Starred costrels are an early time marker for Virginia sites. Previously thought to have been made on the Iberian Peninsula, analysis of the clay fabric of examples found at James Fort indicates that these were almost certainly made in Italy, probably Liguria.
The costrels are primarily found in the United Kingdom and Virginia, and near navigable water. In Virginia they generally are found on sites occupied between c. 1607 to 1645, and finding two or more per household is not unusual. In the United Kingdom at least 17 vessels have been reported from the London area (Roy Stephenson 1998, pers. comm.). Elsewhere in the United Kingdom they have been reported from Newcastle-upon-Tyne in the northeast to Cork in southern Ireland (Pearson 1979:10, Table 10; Meenan 1992: 188; John G. Hurst and Alan Vince 1998, pers. comm.). In this thin distribution, all but two come from ports or within 15 miles of the sea; the two vessels were found inland but on the headwaters of the Thames and the Severn. (John G. Hurst and Alan Vince 1998, pers. comm.). Beyond the United Kingdom, there are no known finds of these costrels in Europe (John G. Hurst 1995, pers. comm.). Outside of Virginia, the only other findspots in the Western Hemisphere are St. Mary’s City, Maryland; Ferryland, Newfoundland (John Allan 1998, pers. comm.); King’s Castle, Bermuda, and also in Bermuda, the Warwick wreck (Noel Hume 1995:41). The c. 1608-1610 cellar well at Jamestown provides the earliest date for these vessels in the New World. It seems almost certain that the costrels were being traded from English ships, and that the importers had strong ties to Virginia. The form implies liquid contents, and liquids were typically shipped in bulk. One clue to their contents is the fact that in Virginia a number of these costrels have been excavated in restorable, almost intact condition. Pairs have been found in a couple of instances, which suggests that they were purposely buried to preserve their contents. Another clue is a comment from the first president of the Virginia colony, Edward-Maria Wingfield, who noted in 1607 that he buried his bottles of oil to keep them from spoiling in the “great heate” of Virginia. Thus it is likely that these containers from the Ligurian coastal region of Italy, contained olive oil, historically produced in the region, as well.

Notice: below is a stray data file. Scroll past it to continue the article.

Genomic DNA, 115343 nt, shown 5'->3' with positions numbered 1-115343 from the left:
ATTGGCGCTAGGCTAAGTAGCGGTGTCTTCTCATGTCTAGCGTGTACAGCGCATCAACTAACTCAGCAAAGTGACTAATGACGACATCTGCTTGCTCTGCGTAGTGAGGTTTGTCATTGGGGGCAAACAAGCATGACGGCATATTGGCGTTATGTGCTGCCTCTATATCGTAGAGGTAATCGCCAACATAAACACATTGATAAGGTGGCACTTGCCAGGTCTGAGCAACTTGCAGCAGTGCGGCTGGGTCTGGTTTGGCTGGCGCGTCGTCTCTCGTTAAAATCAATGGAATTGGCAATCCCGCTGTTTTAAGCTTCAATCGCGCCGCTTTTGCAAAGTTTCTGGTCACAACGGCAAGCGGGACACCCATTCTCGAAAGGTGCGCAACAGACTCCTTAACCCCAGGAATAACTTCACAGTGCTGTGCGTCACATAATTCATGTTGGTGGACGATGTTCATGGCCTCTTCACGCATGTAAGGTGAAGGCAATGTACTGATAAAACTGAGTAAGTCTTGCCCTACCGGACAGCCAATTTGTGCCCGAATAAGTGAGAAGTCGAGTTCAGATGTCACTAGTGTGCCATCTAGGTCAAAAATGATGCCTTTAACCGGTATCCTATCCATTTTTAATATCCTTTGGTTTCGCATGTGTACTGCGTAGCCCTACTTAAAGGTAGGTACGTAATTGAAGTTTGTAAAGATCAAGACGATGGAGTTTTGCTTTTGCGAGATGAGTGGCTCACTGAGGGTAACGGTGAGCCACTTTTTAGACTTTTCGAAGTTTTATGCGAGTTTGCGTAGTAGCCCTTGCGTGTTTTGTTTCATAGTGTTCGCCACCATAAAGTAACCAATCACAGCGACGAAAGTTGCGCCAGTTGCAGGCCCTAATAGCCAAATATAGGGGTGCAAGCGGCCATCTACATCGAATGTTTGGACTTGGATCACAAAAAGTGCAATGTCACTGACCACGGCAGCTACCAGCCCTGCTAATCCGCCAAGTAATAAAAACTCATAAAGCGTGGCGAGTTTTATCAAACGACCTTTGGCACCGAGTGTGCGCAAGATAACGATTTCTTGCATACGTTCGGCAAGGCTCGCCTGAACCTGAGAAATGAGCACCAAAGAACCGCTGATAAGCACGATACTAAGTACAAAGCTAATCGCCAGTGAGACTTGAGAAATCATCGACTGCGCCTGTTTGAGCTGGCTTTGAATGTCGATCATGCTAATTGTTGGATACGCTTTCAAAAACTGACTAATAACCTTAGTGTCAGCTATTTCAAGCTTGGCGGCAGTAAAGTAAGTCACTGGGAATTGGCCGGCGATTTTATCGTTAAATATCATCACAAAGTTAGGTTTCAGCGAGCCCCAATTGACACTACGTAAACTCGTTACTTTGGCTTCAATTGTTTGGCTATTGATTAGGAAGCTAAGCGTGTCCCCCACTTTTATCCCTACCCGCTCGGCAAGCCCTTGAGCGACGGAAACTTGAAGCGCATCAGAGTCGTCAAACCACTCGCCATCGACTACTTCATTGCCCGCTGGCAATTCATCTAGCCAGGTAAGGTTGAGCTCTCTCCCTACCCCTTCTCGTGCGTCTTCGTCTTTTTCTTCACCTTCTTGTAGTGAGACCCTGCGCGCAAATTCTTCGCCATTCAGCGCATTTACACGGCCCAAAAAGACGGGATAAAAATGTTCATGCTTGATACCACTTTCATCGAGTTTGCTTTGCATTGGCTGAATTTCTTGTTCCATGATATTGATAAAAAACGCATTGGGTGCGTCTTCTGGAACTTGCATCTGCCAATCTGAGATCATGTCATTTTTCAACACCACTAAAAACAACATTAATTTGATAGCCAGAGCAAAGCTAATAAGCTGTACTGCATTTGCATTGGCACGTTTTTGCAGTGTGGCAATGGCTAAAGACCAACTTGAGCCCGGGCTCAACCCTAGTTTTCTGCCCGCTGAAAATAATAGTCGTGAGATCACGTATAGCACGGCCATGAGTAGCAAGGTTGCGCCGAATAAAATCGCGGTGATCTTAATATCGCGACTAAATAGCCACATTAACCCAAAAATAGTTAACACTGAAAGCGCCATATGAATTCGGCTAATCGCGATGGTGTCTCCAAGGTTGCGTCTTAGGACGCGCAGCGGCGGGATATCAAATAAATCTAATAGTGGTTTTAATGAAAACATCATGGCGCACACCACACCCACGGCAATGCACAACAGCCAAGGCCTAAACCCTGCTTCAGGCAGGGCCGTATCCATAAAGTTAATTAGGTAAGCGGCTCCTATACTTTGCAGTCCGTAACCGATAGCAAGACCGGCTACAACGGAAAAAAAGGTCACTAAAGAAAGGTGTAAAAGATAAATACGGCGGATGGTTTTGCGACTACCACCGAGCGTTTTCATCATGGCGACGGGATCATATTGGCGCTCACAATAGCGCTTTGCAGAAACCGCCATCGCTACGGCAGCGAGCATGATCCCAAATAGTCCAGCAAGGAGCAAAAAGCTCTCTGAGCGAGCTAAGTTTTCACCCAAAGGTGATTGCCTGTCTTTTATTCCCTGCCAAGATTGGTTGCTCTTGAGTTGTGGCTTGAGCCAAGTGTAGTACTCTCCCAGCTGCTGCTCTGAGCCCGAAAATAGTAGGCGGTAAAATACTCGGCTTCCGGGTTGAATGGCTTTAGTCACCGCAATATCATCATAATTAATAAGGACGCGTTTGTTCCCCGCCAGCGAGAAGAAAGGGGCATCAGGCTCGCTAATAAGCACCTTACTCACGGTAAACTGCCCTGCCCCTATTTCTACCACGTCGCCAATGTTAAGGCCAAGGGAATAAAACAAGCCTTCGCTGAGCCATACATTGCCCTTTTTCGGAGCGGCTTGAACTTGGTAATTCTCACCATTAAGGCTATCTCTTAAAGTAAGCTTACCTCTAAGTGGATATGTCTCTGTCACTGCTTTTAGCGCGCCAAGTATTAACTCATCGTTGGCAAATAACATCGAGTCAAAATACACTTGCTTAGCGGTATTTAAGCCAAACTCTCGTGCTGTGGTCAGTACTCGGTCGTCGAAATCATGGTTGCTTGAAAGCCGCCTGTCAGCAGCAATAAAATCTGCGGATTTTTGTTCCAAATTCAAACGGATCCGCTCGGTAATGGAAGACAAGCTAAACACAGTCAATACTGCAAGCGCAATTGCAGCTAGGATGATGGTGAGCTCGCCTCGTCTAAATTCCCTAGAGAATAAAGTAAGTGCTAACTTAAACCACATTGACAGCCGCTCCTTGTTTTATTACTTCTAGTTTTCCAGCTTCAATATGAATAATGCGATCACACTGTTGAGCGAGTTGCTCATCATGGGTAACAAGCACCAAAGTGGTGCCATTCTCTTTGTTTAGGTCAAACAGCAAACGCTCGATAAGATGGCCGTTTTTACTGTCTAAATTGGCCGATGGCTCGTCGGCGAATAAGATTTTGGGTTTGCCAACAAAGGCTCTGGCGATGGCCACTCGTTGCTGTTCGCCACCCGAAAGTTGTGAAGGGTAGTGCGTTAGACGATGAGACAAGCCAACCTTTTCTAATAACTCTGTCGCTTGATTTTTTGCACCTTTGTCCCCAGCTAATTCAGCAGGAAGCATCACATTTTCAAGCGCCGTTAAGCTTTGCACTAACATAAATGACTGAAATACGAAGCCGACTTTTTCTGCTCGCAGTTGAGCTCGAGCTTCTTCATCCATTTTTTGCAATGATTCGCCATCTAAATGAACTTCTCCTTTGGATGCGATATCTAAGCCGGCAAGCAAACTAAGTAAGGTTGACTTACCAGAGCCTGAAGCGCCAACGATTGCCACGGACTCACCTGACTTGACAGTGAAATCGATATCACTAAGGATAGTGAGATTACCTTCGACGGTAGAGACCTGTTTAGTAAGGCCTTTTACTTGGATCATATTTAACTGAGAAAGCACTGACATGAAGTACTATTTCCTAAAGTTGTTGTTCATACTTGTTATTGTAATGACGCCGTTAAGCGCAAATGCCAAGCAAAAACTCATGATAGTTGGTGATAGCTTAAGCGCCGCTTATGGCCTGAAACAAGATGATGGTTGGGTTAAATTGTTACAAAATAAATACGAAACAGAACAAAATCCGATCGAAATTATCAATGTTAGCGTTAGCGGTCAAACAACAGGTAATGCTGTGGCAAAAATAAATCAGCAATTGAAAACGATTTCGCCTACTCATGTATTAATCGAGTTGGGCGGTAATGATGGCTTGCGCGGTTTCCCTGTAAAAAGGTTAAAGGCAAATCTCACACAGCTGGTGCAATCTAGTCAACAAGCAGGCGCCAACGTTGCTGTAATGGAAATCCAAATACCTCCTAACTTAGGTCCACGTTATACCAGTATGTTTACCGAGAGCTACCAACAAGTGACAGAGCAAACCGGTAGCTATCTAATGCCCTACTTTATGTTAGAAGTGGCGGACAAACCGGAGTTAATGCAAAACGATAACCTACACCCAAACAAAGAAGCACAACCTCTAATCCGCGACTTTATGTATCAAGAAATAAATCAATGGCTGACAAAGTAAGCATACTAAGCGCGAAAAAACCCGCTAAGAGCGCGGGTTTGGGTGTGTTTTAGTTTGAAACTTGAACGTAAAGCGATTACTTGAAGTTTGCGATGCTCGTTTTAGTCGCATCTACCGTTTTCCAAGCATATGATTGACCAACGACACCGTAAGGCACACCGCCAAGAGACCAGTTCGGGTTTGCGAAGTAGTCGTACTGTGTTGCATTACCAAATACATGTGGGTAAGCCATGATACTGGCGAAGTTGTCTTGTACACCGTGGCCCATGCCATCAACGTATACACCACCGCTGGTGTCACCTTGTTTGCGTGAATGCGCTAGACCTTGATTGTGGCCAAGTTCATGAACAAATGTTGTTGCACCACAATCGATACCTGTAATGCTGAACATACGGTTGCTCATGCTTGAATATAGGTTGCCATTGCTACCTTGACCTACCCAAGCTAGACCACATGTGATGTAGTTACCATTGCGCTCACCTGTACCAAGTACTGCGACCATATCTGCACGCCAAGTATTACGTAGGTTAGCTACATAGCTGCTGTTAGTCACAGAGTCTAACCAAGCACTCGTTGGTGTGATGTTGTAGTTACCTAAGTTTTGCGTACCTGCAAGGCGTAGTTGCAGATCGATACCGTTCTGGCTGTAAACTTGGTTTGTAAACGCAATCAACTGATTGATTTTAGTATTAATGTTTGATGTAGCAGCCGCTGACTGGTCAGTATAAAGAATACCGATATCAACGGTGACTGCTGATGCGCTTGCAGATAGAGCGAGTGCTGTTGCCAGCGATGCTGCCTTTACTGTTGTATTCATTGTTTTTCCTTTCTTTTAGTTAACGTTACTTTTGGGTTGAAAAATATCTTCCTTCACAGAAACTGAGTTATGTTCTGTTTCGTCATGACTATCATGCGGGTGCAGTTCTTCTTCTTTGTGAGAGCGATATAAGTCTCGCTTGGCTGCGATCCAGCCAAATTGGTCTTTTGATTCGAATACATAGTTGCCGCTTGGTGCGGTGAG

Fabric: Soft and chalky, usually buff to very pale yellow, but can also be pale brown. Sherds are easily mistaken for tin-glaze missing its glaze, and the costrels may have come from kilns primarily producing tin-glazed products.
Glaze: Although sometimes mistaken for tin-glaze, chemical analysis of a Jamestown example found the glaze to be lead (Jelks 1958:205). It usually does not reach the base, is usually extremely thin, and typically surviving only in isolated patches. This survival in pits is the best way to distinguish costrel fragments from tin-glaze which has lost its surface. Under the glaze on the upper shoulders, some costrels exhibit a crude, eight-pointed star which can be yellow, red, or blue (Hurst et al. 1986:63). Blue spirals have also been found (Outlaw 1990:116, 119).
Form: Standing costrels are rounded with a long tapering neck flanked by two vertical loop handles. Two sides are flattened, bases are flat and slightly splayed. They stand about 22 cm tall.